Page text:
Shooting car scene

Discussion in 'Mavic Pro Discussions' started by Viciam, Oct 12, 2017.

  1. Viciam

    Viciam Well-Known Member

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    hi guys,

    What is best setting to record a car from side view because last time i did it, it seems the wheels are not spinning and the car is just gliding along the road.

    Im guessing it has to do with frame rate/shutter speed? I believe i i was on 30fps and 1/60 shutter speed. I obviously want to capture the wheels spinning

    Also i want it to have a fast action movie type of feel. So should i use 30fps but with higher shutter speed?
     
  2. Hollow Dog

    Hollow Dog Well-Known Member

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    You're right that would be controlled by shutter speed.

    As the wheel RPM reaches the shutter speed the wheel will appear to be in a stop condition.
     
  3. Viciam

    Viciam Well-Known Member

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    Ah i see. So what do i need to do?
     
  4. MAvic_South_Oz

    MAvic_South_Oz Well-Known Member

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    Adelaide, South Australia, the great southern land
    Experiment.
    Either different shutter speeds or maybe easier different vehicle speeds.
     
  5. Hollow Dog

    Hollow Dog Well-Known Member

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    I believe as a general rule a faster shutter speed for a slower-moving wheel and slower shutter speed for a quicker moving wheel will generally show more wheel movement. (blur)
     
  6. BlakPhoenix

    BlakPhoenix Well-Known Member

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    This is not controlled by your shutter speed, but by your frame rate. Shutter speed only controls how crisp a single frame appears, frame rate controls the motion between frames. To ensure a wheel continues to keep turning (in a forward motion), the frame rate must be faster than the wheel rotation rate.

    But wait! There's more... Many car wheel are actually displayed in a repeating pattern. This means that the frame rate has to be faster than the repeating pattern (or a multiple of this), not the entire wheel rotation. Or written another way, the time between frames must be less than half the time it takes the wheel to rotate so far as the pattern begins to repeat (usually when the following spoke is in the same position the last spoke was in the pervious frame). The reason that it is half the time, is because if you get close a full pattern rotation then the wheel begins to look like it's rotating backwards.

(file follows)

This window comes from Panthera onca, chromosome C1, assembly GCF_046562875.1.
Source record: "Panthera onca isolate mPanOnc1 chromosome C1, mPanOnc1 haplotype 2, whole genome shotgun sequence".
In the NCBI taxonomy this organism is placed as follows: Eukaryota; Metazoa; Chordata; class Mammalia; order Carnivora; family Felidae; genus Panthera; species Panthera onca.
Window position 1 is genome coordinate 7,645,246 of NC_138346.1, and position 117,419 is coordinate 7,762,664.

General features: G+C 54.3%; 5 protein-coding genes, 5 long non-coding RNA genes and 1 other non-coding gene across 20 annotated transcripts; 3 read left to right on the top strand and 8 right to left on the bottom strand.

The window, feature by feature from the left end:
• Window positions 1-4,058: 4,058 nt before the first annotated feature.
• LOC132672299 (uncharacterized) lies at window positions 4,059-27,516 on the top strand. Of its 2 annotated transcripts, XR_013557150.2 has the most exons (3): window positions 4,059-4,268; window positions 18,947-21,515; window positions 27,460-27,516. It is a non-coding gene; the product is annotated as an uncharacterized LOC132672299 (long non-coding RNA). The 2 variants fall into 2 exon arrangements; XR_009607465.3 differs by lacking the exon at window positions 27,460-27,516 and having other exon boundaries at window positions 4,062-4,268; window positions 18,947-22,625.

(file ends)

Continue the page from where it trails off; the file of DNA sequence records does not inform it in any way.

But have no fear, this can all be worked out beforehand you just need to know a few things first:
    Diameter of the tire (not the wheel, but the whole tire)
    How many times the pattern repeats on the wheel (usually how many spokes there are)
    Speed of the car
    Frame rate you will be shooting at (we will assume 30fps)

    ~~~~
    In the example below I will assume that the tire diameter is 17" and the pattern repeats 6 times.


    Let work out the tire circumference:
    pi x 17 = 53.4 inches

    Now let's work out the repeating pattern distancing:
    53.4 / 6 = 8.9 inches

    Divide this by two so that the wheel moves forward in motion:
    8.9 / 2 = 4.45 inches

    So now we know that we have to take a new frame before the car has travelled 4.45 inches. So since we're shooting at 30 fps:
    4.45 x 30 = 89 inches per second = 5.1mph (8.18km/h)

    And there you have it! For a 17" diameter tire with 6 spokes, you must stay below 5mph to have the wheel rotating forward.

    But that's not very fun is it? 5mph is far too slow!

    ~~~~~~
    Let's go faster!!!
    We don't care if the spokes rotate more than once between a frame, so long as the next frame appears to show a following spoke, it can actually be any spoke!

    So here we can get into multiples of the same speed. So here you can just reduce the number of repeating patterns on the wheel all the way down to the top speed the car can be going of ~45mph (72.5kmh), where the entire wheel almost rotates before the next frame. But we can go faster still, why limit ourselves to one full rotation, we can go hundreds of rotations between frames!

    tl:dr
    Really it's all about timing your frame with the position of the wheel. See the above formulae to work out at what speed your tires will align well with your frame rate and enjoy the maths & science! :)
     
    Vilco, SeaComms, Dragonfly and 5 others like this.
  7. Viciam

    Viciam Well-Known Member

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    Hmm isnt there like a simpler way to do it?
     
  8. BlakPhoenix

    BlakPhoenix Well-Known Member

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    That's how you work it out mathematically. You can always just watch your screen and adjust the car speed to get the desired effect?
     
  9. Dragonfly

    Dragonfly Well-Known Member

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    Or film in 1080p at 60fps amd your car can do 10mph or 120fps and then 20mph.
     
  10. Viciam

    Viciam Well-Known Member

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    I see. Ok will play around with this
     
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